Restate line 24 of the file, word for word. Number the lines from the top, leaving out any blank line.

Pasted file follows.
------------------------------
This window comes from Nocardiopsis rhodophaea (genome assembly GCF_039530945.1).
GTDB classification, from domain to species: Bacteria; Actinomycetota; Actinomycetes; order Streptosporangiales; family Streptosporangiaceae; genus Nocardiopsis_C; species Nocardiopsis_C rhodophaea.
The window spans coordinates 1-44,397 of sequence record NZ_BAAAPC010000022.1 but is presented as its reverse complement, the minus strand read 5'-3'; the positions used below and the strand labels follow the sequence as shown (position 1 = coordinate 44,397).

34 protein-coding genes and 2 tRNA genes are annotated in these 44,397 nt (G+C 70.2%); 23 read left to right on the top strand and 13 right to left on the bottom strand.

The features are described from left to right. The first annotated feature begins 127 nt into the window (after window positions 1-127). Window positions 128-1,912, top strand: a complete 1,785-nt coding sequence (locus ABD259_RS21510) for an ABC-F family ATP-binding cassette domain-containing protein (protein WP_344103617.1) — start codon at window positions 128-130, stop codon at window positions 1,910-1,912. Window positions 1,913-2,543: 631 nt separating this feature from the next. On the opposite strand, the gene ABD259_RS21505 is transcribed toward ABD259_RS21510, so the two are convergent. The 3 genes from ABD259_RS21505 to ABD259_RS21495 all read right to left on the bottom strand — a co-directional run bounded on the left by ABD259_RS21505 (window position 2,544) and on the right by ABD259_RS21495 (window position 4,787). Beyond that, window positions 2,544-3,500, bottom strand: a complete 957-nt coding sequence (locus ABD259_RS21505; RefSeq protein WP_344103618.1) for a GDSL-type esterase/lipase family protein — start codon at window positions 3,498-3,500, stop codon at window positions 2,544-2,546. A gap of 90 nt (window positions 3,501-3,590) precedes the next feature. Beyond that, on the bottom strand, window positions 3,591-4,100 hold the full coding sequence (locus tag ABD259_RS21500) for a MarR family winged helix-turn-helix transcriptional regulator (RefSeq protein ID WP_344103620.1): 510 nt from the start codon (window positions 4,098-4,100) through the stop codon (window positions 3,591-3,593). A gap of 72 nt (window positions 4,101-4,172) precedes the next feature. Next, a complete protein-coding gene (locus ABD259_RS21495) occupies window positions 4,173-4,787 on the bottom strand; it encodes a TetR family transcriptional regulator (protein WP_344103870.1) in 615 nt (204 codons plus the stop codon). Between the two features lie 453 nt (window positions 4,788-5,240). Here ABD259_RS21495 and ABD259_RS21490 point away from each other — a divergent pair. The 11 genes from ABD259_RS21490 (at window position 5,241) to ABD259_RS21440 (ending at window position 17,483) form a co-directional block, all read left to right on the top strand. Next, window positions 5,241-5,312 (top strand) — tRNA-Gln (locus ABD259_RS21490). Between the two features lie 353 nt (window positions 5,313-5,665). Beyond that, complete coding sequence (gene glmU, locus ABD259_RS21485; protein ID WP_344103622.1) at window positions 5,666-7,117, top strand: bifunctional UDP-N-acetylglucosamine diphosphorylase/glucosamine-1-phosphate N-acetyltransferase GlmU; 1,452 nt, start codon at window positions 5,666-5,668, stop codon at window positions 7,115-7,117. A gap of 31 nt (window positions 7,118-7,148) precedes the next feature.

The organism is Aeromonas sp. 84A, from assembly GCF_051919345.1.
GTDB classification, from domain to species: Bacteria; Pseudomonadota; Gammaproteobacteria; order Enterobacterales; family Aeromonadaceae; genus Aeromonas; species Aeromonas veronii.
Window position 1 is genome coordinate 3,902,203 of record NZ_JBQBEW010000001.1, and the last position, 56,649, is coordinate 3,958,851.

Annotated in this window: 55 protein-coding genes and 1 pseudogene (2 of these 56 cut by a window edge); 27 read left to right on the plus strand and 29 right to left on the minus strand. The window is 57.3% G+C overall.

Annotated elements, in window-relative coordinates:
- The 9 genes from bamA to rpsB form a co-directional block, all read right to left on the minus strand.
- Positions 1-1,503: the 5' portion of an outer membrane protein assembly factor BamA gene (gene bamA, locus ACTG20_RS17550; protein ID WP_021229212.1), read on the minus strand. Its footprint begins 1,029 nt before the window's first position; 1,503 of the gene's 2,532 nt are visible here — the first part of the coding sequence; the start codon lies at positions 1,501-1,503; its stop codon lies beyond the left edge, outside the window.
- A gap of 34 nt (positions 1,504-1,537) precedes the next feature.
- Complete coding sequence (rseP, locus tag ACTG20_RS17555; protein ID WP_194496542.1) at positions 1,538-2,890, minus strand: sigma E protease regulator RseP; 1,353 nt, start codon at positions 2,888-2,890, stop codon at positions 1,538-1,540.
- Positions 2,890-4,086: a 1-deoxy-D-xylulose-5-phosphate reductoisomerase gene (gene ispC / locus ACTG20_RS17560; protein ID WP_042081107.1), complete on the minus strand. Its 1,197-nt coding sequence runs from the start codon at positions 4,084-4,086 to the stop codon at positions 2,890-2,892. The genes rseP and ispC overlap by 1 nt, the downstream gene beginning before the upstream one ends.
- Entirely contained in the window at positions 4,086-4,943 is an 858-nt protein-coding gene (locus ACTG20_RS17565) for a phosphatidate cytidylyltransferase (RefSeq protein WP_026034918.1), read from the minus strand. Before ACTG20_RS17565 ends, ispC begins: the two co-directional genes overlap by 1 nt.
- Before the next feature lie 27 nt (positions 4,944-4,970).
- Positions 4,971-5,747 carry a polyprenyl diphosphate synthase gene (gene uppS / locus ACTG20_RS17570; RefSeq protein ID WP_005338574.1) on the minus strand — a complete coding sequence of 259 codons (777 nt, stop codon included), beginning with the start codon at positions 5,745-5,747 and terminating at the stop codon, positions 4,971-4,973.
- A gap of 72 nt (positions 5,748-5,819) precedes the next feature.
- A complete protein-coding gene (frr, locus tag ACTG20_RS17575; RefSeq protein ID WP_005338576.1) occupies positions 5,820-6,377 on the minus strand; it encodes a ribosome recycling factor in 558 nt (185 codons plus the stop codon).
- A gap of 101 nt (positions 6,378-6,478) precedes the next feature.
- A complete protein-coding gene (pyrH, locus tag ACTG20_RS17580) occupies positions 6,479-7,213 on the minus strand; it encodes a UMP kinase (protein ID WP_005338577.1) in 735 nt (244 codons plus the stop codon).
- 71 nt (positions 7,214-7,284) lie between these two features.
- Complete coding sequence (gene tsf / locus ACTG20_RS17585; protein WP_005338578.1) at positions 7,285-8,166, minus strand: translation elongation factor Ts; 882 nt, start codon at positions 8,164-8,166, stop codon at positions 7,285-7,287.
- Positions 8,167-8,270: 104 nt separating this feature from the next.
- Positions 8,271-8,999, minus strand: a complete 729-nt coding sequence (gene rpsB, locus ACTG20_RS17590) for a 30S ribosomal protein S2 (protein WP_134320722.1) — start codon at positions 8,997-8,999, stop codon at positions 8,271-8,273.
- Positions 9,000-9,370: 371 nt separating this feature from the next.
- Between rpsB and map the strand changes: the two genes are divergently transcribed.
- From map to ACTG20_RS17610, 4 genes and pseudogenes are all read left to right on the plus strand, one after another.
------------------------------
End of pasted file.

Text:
- Complete coding sequence (gene tsf / locus ACTG20_RS17585; protein WP_005338578.1) at positions 7,285-8,166, minus strand: translation elongation factor Ts; 882 nt, start codon at positions 8,164-8,166, stop codon at positions 7,285-7,287.